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The US Forest Service has been mandated to take the reality of our rapidly changing climate into consideration:

The Forest Service Mission is to “Sustain the health, diversity, and productivity of the Nation’s forests and grasslands to meet the needs of present and future generations.

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Climate change is expected to have pronounced ecological consequences in forested ecosystems. Projected impacts encompass a broad range of effects: the evolution of novel plant associations, shifts in the spatial distribution of tree species, redistribution of populations adapted to local climates, and in site index. Several studies, in fact, have been unanimous in predicting widespread disruption of native ecosystems from the change in climate being portrayed by numerous General Circulation Models.” (Crookston and others (2010, p. 1198))

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Future Climate Conditions
Another real life issue that has, so far, been getting ignored by all the parties is that environmental conditions are entering a period of serious transition thanks to our collective inaction in addressing society’s excessive injection of Greenhouse Gases into our atmosphere.   

Study after study indicates the Southwest will be entering periods of drought unlike any modern society has experienced. Going forward with bulldozing a pristine high country watershed shows an appalling amount of willful ignorance towards these down to Earth realities.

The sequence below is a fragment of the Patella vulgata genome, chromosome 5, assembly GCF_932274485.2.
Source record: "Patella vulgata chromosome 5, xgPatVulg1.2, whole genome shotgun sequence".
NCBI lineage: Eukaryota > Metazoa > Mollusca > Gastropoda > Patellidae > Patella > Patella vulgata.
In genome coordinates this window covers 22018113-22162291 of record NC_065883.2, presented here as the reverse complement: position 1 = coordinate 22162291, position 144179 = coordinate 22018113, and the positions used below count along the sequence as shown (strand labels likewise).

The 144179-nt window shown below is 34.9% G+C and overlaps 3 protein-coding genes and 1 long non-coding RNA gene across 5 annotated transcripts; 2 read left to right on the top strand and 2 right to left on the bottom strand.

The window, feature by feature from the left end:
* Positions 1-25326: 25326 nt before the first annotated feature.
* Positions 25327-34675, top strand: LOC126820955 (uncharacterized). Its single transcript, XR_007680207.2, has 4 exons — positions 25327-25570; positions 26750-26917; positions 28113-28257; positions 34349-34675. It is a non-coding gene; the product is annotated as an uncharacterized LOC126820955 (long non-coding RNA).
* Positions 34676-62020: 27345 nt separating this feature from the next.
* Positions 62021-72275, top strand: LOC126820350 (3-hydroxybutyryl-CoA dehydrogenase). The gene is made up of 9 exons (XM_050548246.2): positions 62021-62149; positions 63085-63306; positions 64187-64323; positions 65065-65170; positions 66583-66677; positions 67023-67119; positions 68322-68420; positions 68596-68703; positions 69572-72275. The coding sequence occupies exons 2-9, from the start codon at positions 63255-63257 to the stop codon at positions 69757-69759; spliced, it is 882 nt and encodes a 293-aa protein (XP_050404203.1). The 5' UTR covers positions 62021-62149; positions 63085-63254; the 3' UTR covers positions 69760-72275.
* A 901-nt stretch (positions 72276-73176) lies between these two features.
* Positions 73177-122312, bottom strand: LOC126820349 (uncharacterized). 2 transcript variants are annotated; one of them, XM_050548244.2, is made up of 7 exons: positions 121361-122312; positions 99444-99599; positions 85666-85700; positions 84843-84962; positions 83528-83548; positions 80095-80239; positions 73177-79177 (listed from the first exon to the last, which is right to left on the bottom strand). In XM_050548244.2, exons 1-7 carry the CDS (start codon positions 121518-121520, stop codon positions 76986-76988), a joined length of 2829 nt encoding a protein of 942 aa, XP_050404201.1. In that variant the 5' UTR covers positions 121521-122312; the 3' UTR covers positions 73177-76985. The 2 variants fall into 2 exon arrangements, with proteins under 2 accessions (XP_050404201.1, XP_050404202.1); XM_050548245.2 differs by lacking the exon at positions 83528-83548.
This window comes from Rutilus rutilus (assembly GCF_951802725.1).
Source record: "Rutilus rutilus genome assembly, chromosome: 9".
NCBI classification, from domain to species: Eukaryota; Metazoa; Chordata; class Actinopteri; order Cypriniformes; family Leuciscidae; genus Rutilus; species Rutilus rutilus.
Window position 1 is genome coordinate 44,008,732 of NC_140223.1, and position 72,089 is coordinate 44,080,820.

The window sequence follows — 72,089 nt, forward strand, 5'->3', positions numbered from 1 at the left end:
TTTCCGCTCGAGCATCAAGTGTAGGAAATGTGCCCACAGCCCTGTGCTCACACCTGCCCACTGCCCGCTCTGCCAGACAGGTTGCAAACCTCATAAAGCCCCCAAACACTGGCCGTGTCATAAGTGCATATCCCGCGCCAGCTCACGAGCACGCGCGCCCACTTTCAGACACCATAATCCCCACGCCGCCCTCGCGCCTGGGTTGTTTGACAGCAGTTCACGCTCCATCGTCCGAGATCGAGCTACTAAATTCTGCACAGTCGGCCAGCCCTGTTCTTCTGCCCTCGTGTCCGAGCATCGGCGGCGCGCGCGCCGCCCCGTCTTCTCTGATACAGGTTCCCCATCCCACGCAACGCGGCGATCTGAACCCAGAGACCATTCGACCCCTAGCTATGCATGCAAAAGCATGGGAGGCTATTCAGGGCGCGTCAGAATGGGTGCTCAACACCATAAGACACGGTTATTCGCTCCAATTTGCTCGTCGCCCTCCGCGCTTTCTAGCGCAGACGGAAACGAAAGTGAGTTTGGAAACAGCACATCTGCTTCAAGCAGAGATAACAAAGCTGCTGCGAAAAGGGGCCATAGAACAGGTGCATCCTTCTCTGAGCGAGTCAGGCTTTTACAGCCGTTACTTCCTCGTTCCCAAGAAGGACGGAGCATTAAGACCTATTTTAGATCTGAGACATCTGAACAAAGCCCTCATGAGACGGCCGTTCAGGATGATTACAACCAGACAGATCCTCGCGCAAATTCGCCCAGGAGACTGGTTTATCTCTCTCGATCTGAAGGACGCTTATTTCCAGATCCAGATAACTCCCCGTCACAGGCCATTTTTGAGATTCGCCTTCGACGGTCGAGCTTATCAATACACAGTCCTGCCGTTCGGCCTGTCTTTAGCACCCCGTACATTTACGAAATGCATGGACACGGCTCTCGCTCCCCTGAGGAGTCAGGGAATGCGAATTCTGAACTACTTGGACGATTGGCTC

Here are a few of the many studies supporting this assessment:

* Study: US drought risk to increase with climate change                           
 * Permanent Drought in the Southwestern U.S. ~ Prepared by Steven Schafersman, PhD     
A review of 3 studies  ~   
* Pacific and Atlantic Ocean influences on multidecadal drought frequency in the U.S.                                         
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While there are still plenty of Anthropogenic Global Warming (AGW) denialists a close examination of their arguments consistently show a tactical disregard for the full spectrum of science and Earth Observation.  

Instead they present fictitious-science where facts are omitted or distorted to suit.  Thus it is critical we stop entertaining the small gang of usually over-the-hill “skeptical” non-climate scientists and engineers with ideological axes to grind. –

When we should be listening to actual Climatologists, people who are doing the real scientific work in this field, as opposed to armchair nitpicking misdirection intent on spreading confusion rather than learning. 

An excellent source for basic AGW education is